North Korea had threatened to take "strong retaliatory measures" after South Korea and the United States began annual joint military drills on Wednesday that test their defensive readiness against possible aggression from the North.

North Korea criticizes the annual drills, calling them preparation for war. It has previously conducted missiles launches timed to the joint military exercises.

Last year, North Korea fired a long-range rocket from Tongchang-ri that put an object into orbit. The launch was condemned by the United Nations for violating resolutions that ban the use of ballistic missile technology.

North Korea test fired a new type of missile into the sea early last month, and has said it will continue to launch new strategic weapons.

Last month's test was the first since the election of U.S. President Donald Trump, who has vowed to rein in North Korea and its young leader, Kim Jong-un.

A soldier stands at a launching site in Tongchang-ri, North Korea, in April 2012. South Korea said Monday's launches were made from the Tongchang-ri area, where it has conducted rocket launches in recent years. (David Guttenfelder/Associated Press)

Trump's national security deputies have reviewed in recent meetings a range of options to counter the North's missile threat, the New York Times reported. Options include direct missile strikes on the North's launch sites and the possibility of reintroducing nuclear weapons to the South, the Times said.

Those options will soon be presented to Trump and his top national security aides, the report said quoting U.S. administration officials.

Nukes in South 'total nonsense': politician

The United States withdrew nuclear weapons from South Korea in 1991 before the rival Koreas signed a declaration on denuclearization of the Korean peninsula. North Korea has since walked away from the agreement, citing the threat of invasion by the United States.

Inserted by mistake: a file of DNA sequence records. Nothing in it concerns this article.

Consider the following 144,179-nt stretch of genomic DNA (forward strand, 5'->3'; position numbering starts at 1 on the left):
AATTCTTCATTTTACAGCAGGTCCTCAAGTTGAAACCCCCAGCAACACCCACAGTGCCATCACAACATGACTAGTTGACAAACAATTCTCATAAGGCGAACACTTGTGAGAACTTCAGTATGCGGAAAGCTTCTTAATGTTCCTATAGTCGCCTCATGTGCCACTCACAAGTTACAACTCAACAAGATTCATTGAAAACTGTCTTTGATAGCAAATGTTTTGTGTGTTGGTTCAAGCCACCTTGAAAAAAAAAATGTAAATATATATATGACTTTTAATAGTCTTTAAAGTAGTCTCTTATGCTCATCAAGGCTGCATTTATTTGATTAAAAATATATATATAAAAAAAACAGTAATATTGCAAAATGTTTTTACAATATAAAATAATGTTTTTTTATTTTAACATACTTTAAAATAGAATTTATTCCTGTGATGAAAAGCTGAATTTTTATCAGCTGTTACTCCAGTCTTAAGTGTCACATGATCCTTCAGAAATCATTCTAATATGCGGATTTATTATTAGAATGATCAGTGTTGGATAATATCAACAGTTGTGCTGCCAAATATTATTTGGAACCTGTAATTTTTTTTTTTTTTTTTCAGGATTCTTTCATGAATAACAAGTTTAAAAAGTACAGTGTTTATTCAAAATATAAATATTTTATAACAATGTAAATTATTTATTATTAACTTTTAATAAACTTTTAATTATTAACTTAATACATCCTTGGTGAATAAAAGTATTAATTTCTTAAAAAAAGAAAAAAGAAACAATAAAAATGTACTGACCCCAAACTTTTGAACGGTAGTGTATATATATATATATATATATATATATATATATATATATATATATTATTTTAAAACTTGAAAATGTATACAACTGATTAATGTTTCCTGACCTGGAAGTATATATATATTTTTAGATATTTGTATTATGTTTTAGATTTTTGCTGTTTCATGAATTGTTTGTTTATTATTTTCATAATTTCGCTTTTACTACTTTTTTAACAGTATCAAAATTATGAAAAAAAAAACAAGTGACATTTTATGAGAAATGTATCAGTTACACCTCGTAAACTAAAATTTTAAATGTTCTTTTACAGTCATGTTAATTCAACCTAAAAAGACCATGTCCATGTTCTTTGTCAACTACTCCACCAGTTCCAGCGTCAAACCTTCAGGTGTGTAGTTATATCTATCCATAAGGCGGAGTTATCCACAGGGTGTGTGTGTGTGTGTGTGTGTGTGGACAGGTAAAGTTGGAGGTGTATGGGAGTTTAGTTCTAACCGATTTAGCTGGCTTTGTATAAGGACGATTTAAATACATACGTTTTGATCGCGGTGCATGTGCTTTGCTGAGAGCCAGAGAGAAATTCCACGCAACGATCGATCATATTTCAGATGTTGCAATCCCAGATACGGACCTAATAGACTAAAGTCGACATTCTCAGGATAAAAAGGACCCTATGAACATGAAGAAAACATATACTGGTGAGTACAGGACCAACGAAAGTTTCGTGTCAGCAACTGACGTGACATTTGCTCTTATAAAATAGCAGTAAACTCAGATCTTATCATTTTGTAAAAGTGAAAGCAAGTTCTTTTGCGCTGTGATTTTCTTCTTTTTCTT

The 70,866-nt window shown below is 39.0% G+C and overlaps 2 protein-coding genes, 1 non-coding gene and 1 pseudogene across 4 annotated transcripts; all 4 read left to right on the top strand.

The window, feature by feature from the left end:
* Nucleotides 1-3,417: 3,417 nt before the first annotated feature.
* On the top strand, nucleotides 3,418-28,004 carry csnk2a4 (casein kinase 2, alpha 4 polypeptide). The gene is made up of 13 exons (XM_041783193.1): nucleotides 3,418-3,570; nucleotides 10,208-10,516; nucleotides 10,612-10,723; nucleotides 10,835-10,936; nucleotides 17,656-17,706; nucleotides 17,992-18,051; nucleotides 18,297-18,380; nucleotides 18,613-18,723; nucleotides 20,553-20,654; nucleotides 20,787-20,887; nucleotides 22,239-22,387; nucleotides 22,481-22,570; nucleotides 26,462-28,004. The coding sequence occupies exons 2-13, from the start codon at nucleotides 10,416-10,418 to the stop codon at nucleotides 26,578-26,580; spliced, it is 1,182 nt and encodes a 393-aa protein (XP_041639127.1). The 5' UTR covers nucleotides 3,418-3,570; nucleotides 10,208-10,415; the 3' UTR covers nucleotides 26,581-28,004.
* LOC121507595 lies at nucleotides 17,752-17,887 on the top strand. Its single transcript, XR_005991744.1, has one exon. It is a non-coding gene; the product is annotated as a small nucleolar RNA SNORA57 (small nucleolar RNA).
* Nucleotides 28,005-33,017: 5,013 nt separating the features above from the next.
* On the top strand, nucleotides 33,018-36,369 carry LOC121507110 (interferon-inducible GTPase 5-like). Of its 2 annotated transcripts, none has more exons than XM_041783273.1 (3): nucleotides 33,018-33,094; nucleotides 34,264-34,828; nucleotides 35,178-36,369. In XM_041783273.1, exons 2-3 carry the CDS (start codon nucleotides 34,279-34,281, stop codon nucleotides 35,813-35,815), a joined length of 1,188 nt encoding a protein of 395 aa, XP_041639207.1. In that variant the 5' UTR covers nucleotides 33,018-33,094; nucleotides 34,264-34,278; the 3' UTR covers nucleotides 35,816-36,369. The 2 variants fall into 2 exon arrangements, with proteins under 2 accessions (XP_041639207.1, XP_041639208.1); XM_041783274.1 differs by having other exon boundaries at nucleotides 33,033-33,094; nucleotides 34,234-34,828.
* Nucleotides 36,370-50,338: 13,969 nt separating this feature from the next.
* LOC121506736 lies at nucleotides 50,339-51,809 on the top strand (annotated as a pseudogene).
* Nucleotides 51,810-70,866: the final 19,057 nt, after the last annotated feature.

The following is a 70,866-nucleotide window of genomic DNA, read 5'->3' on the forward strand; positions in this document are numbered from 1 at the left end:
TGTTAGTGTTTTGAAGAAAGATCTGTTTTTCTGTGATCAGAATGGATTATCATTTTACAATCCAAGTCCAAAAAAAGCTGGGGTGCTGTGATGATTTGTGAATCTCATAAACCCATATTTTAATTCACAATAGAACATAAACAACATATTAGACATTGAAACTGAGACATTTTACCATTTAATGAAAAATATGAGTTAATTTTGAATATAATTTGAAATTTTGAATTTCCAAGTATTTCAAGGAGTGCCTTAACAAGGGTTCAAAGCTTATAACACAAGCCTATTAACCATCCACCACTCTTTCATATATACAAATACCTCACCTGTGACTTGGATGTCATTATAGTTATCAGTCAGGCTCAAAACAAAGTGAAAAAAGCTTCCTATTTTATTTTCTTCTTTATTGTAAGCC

"The claim that we should redeploy nuclear weapons here, 20 years after they were withdrawn, is total nonsense," said Woo Sang-ho, floor leader of South Korea's main opposition Democratic Party. "I am formally asking the United States not to bring this issue up for consideration," Woo said in a party meeting.

North Korea conducted its fifth and most powerful nuclear test last September, following what the United States said was an "unprecedented" level of activity in its banned nuclear and missile programmes.

State media said after that test Pyongyang had used a nuclear warhead small enough to mount on a ballistic missile.

The United States has about 28,500 troops and equipment stationed in the South, and plans to roll out the THAAD (Terminal High Altitude Area Defense) anti-missile defence system in the country by the end of the year.

Japan also plans to reinforce its ballistic missile defences and is considering buying either THAAD or building a ground-based version of the Aegis system that is currently deployed on ships in the Sea of Japan.


To encourage thoughtful and respectful conversations, first and last names will appear with each submission to CBC/Radio-Canada's online communities (except in children and youth-oriented communities). Pseudonyms will no longer be permitted.

By submitting a comment, you accept that CBC has the right to reproduce and publish that comment in whole or in part, in any manner CBC chooses. Please note that CBC does not endorse the opinions expressed in comments. Comments on this story are moderated according to our Submission Guidelines. Comments are welcome while open. We reserve the right to close comments at any time.

Become a CBC Member

Join the conversation  Create account

Already have an account?